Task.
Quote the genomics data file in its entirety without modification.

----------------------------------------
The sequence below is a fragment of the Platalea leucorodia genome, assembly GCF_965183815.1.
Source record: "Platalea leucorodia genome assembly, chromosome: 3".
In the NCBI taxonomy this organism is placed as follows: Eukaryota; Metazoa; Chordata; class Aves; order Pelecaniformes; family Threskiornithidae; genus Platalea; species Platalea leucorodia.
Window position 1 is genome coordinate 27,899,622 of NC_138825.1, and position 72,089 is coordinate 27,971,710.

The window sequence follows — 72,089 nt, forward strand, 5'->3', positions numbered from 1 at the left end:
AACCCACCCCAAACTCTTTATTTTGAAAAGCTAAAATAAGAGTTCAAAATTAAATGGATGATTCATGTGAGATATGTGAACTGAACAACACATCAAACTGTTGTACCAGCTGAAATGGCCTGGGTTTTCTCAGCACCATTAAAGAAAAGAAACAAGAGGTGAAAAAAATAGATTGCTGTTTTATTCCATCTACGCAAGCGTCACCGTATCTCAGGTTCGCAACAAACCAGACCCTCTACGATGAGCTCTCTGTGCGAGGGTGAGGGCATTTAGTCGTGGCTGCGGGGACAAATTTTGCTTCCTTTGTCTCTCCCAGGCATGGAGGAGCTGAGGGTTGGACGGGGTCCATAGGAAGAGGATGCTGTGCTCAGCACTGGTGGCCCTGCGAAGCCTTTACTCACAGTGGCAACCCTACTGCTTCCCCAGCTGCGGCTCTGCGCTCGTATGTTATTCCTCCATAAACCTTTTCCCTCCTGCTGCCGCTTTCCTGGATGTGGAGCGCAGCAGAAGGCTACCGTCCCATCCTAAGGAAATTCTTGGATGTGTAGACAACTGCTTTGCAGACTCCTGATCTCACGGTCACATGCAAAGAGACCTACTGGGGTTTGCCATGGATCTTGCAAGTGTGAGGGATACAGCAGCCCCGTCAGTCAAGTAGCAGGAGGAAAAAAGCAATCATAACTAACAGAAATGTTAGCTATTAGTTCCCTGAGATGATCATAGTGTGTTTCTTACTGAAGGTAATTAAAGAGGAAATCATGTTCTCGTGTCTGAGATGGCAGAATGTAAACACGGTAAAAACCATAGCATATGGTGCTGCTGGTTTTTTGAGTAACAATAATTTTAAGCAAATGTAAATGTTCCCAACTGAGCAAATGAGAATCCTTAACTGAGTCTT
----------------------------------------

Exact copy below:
The sequence below is a fragment of the Platalea leucorodia genome, assembly GCF_965183815.1.
Source record: "Platalea leucorodia genome assembly, chromosome: 3".
In the NCBI taxonomy this organism is placed as follows: Eukaryota; Metazoa; Chordata; class Aves; order Pelecaniformes; family Threskiornithidae; genus Platalea; species Platalea leucorodia.
Window position 1 is genome coordinate 27,899,622 of NC_138825.1, and position 72,089 is coordinate 27,971,710.

The window sequence follows — 72,089 nt, forward strand, 5'->3', positions numbered from 1 at the left end:
AACCCACCCCAAACTCTTTATTTTGAAAAGCTAAAATAAGAGTTCAAAATTAAATGGATGATTCATGTGAGATATGTGAACTGAACAACACATCAAACTGTTGTACCAGCTGAAATGGCCTGGGTTTTCTCAGCACCATTAAAGAAAAGAAACAAGAGGTGAAAAAAATAGATTGCTGTTTTATTCCATCTACGCAAGCGTCACCGTATCTCAGGTTCGCAACAAACCAGACCCTCTACGATGAGCTCTCTGTGCGAGGGTGAGGGCATTTAGTCGTGGCTGCGGGGACAAATTTTGCTTCCTTTGTCTCTCCCAGGCATGGAGGAGCTGAGGGTTGGACGGGGTCCATAGGAAGAGGATGCTGTGCTCAGCACTGGTGGCCCTGCGAAGCCTTTACTCACAGTGGCAACCCTACTGCTTCCCCAGCTGCGGCTCTGCGCTCGTATGTTATTCCTCCATAAACCTTTTCCCTCCTGCTGCCGCTTTCCTGGATGTGGAGCGCAGCAGAAGGCTACCGTCCCATCCTAAGGAAATTCTTGGATGTGTAGACAACTGCTTTGCAGACTCCTGATCTCACGGTCACATGCAAAGAGACCTACTGGGGTTTGCCATGGATCTTGCAAGTGTGAGGGATACAGCAGCCCCGTCAGTCAAGTAGCAGGAGGAAAAAAGCAATCATAACTAACAGAAATGTTAGCTATTAGTTCCCTGAGATGATCATAGTGTGTTTCTTACTGAAGGTAATTAAAGAGGAAATCATGTTCTCGTGTCTGAGATGGCAGAATGTAAACACGGTAAAAACCATAGCATATGGTGCTGCTGGTTTTTTGAGTAACAATAATTTTAAGCAAATGTAAATGTTCCCAACTGAGCAAATGAGAATCCTTAACTGAGTCTT